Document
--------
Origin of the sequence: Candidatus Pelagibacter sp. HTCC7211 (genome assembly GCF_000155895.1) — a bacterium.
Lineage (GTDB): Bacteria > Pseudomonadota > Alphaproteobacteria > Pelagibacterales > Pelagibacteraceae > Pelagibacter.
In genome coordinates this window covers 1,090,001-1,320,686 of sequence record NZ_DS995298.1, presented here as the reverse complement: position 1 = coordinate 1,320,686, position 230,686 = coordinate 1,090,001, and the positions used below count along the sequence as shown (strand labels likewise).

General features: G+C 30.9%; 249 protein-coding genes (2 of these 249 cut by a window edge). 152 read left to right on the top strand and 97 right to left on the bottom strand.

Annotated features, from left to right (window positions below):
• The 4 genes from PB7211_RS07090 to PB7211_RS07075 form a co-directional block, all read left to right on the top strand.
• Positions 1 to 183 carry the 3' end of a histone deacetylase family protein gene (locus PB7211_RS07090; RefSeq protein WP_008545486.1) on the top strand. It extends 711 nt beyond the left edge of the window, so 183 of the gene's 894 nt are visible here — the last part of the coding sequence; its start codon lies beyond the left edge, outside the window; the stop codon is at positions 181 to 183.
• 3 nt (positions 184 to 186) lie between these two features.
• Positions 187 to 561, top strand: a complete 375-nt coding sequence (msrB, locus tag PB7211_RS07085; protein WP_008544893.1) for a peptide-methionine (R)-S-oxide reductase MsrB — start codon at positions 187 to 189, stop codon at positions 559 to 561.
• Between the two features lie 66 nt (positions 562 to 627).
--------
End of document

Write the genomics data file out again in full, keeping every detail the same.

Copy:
Origin of the sequence: Candidatus Pelagibacter sp. HTCC7211 (genome assembly GCF_000155895.1) — a bacterium.
Lineage (GTDB): Bacteria > Pseudomonadota > Alphaproteobacteria > Pelagibacterales > Pelagibacteraceae > Pelagibacter.
In genome coordinates this window covers 1,090,001-1,320,686 of sequence record NZ_DS995298.1, presented here as the reverse complement: position 1 = coordinate 1,320,686, position 230,686 = coordinate 1,090,001, and the positions used below count along the sequence as shown (strand labels likewise).

General features: G+C 30.9%; 249 protein-coding genes (2 of these 249 cut by a window edge). 152 read left to right on the top strand and 97 right to left on the bottom strand.

Annotated features, from left to right (window positions below):
• The 4 genes from PB7211_RS07090 to PB7211_RS07075 form a co-directional block, all read left to right on the top strand.
• Positions 1 to 183 carry the 3' end of a histone deacetylase family protein gene (locus PB7211_RS07090; RefSeq protein WP_008545486.1) on the top strand. It extends 711 nt beyond the left edge of the window, so 183 of the gene's 894 nt are visible here — the last part of the coding sequence; its start codon lies beyond the left edge, outside the window; the stop codon is at positions 181 to 183.
• 3 nt (positions 184 to 186) lie between these two features.
• Positions 187 to 561, top strand: a complete 375-nt coding sequence (msrB, locus tag PB7211_RS07085; protein WP_008544893.1) for a peptide-methionine (R)-S-oxide reductase MsrB — start codon at positions 187 to 189, stop codon at positions 559 to 561.
• Between the two features lie 66 nt (positions 562 to 627).